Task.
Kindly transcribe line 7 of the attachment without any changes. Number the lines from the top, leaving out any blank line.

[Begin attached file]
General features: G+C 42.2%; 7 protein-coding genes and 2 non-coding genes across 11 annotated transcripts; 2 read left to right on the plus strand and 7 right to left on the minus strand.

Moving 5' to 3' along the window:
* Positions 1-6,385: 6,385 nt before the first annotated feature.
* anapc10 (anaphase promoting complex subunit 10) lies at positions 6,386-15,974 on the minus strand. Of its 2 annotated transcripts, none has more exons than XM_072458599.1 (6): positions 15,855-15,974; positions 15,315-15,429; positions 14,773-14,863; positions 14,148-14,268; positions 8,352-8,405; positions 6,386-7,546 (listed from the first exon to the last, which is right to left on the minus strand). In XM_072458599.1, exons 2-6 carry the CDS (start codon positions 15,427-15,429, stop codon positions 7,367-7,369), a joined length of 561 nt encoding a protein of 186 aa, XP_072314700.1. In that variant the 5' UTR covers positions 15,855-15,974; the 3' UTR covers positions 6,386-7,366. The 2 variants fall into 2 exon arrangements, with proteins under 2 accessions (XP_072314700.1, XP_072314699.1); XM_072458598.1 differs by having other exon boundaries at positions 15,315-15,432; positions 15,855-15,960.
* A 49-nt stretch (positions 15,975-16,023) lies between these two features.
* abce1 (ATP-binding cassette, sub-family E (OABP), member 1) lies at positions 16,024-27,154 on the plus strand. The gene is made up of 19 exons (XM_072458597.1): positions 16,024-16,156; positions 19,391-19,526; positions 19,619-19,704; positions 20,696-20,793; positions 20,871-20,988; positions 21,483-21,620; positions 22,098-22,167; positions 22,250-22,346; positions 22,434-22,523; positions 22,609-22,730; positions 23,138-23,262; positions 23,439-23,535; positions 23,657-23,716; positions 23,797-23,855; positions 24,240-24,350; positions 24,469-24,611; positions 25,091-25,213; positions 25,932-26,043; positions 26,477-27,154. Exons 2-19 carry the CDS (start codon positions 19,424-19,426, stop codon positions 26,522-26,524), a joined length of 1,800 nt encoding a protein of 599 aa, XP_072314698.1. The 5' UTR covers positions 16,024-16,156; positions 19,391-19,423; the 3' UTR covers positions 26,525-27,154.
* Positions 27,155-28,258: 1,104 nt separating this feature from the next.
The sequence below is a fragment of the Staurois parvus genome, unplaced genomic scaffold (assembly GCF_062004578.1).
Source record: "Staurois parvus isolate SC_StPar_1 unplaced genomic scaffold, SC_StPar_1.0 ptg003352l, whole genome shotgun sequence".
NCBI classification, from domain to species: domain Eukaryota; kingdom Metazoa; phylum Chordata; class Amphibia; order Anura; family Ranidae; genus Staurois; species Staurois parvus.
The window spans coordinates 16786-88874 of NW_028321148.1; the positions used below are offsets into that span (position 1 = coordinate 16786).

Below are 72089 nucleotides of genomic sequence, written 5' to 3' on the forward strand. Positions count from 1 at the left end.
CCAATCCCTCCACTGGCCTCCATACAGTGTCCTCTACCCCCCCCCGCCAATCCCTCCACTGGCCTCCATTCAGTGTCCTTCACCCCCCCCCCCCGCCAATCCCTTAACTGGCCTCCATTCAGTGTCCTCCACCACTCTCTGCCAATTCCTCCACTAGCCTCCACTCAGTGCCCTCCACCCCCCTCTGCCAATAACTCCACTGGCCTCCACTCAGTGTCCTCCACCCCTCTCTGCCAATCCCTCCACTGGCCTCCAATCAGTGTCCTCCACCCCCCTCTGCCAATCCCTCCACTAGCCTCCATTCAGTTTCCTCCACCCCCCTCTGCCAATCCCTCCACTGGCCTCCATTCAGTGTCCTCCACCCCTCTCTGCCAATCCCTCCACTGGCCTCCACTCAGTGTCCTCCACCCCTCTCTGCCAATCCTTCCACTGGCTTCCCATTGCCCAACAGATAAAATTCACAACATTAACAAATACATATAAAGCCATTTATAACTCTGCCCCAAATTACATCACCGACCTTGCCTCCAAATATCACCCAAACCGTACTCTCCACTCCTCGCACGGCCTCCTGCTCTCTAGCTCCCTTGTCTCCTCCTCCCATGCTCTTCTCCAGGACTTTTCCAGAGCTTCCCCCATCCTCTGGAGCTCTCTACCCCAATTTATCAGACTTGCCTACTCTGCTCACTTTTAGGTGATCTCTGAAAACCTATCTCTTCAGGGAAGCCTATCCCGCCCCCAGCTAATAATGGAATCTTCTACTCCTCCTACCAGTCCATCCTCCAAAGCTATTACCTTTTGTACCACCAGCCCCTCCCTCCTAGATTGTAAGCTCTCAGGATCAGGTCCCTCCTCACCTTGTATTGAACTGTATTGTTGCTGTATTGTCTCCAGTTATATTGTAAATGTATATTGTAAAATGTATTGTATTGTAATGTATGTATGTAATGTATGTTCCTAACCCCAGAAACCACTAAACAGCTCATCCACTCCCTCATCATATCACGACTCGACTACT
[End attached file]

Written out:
* Positions 27,155-28,258: 1,104 nt separating this feature from the next.